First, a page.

. . . more names . . .



Index to Virginia Wills and Estates

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Wednesday, December 26, 2018

Lunenburg Co. VA Genealogy. See Names.

Lunenburg County Genealogy, Wills, Estates, Indexes to Probate Records


Lunenburg County

A familiar reference to genealogists is "The Old Free State" and this is because as the War Between the States was approaching reality, Lunenburg County informed the Commonwealth of Virginia that it would break off and join North Carolina if they did not join The Confederacy. Some of the first settlers were: Ziner Gregory, William Taylor, William Ragsdale, William Johnson, William Hood Jr., William Ambrose, Edmund Bacon, George Hatchell, George Clarke, Henry Gill, Green Smithson, Henry Freeman, Edward Jordan, Archibald Hatchell, Bass Fowlke, Baxter Jordan and James Hazlewood. 

Lunenburg County Records available to members of Virginia Pioneers

Images of Wills 1810-1818
Testators: Bagley, Anderson; Barnett, Joel ;Betts, Barbara ;Betts, Riston ;Bohanon, Joseph ;Brown, Robert ;Burnett, Jeremiah ;Cameron, John ;Crafton, Thomas; Edwards, Elzabeth ;Erskins, Alexander ;Gardner, John ;Gee, Benjamin ;Gee, Mary ;Gordon, Elizabeth ;Hazlewood, Daniel Sr. ;Hightower, Nelson ;Jeter, Armstead ;Jones, Peter Sr. ;Jones, Thomas ;Jones, Thomas(2) ;Jordan, Thomas ;Lambert, Jeremiah ;Ragsdale, John ;Saffon, Matthew ;Slaughter, John ;Stone, Richard Sr. ;Tatum, William ;Tomlinson, Benjamin ;Wilkes, Minor ;Williams, William  ... more names ...



Index to Virginia Wills and Estates

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Tuesday, December 25, 2018

Names of Princess Anne County Virginia Ancestors #virginiapioneersnet

Princess Anne County Genealogy, Wills, Estates, Deeds, Poll Lists, Indexes to Probate Records


Wytheville

Note: When researching Princess Anne County for ancestors, Norfolk County should also be examined as the names between the two counties were frequently inter-changed with relatives. When Admiral Christopher Newport and the colonists of the Virginia Company arrived in 1607, George Percy and his fellow Englishmen's first landing was at Cape Henry. They named the spot in honor of Henry Frederick, Prince of Wales, the eldest son of King James I of England. It was this spot which later became Princess Anne County. A well-known planter was Adam Thoroughgood who settling along the Lynnhaven River. In 1634, the King of England directed the formation of eight shires (or counties) in the colony of Virginia. One of these was Elizabeth City Shire, which included land area on both sides of Hampton Roads. New Norfolk County was formed in 1636 from Elizabeth City Shire. New Norfolk County included all the area in South Hampton Roads now incorporated in the five independent cities located there in modern times. In 1637 this tract was divided into Upper Norfolk County and Lower Norfolk County. In 1691, Lower Norfolk County was in turn subdivided to form Norfolk County and Princess Anne County, which contained the area of Lynnhaven Parish. Princess Anne County was named for the heir to the English throne, who later became Queen Anne.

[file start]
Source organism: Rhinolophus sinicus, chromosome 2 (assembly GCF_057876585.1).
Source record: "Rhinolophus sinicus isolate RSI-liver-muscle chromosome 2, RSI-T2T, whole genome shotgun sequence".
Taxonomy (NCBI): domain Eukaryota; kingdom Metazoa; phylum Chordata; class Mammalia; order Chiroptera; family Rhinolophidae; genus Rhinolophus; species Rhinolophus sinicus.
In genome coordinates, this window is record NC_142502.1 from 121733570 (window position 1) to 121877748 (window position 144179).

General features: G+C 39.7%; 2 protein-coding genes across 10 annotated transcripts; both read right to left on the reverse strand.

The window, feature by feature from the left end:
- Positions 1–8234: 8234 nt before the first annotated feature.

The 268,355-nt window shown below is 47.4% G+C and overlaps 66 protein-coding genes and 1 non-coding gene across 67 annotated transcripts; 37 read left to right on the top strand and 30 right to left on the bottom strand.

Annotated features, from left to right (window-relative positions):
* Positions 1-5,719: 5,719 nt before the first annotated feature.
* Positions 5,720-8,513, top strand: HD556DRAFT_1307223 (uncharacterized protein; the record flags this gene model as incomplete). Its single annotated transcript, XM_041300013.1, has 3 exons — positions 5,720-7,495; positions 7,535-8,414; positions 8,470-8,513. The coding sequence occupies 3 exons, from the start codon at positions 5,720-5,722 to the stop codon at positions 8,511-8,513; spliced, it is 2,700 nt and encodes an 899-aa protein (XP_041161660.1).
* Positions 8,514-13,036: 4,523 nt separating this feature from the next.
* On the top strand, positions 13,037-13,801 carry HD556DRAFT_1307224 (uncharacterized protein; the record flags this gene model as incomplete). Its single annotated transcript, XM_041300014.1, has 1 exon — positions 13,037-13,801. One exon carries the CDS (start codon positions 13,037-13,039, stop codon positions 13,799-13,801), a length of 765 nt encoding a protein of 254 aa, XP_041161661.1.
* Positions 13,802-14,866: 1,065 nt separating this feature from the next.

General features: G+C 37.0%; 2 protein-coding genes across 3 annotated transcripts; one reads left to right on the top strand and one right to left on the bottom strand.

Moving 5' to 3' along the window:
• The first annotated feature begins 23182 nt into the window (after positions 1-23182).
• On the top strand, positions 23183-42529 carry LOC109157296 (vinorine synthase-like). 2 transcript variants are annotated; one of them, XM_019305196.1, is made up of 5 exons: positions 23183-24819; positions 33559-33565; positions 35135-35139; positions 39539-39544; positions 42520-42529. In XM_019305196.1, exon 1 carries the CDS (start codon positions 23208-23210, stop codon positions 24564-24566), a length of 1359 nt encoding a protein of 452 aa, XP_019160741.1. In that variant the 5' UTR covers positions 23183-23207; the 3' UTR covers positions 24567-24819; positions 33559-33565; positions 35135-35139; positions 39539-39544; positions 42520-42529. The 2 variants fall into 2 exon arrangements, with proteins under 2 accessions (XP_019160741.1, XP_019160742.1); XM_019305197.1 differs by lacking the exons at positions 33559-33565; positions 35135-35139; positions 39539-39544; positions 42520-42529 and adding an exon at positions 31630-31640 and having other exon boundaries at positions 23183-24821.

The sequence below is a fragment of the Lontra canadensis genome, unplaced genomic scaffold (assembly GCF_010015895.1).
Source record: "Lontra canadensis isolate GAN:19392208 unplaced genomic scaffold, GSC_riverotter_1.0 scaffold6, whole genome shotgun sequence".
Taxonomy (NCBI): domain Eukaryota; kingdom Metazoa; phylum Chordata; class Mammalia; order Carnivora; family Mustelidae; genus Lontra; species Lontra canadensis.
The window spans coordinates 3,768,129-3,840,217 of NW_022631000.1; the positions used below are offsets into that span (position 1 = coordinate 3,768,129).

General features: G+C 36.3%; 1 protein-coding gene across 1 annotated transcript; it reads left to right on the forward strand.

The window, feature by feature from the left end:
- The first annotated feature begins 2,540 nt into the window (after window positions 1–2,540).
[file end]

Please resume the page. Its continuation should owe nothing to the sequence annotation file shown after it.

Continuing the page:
The following allowances were made in the levy of Princess Anne County for 1696 for the construction of a court-house. A new jail was erected at the same time, and to some extend  ... more ....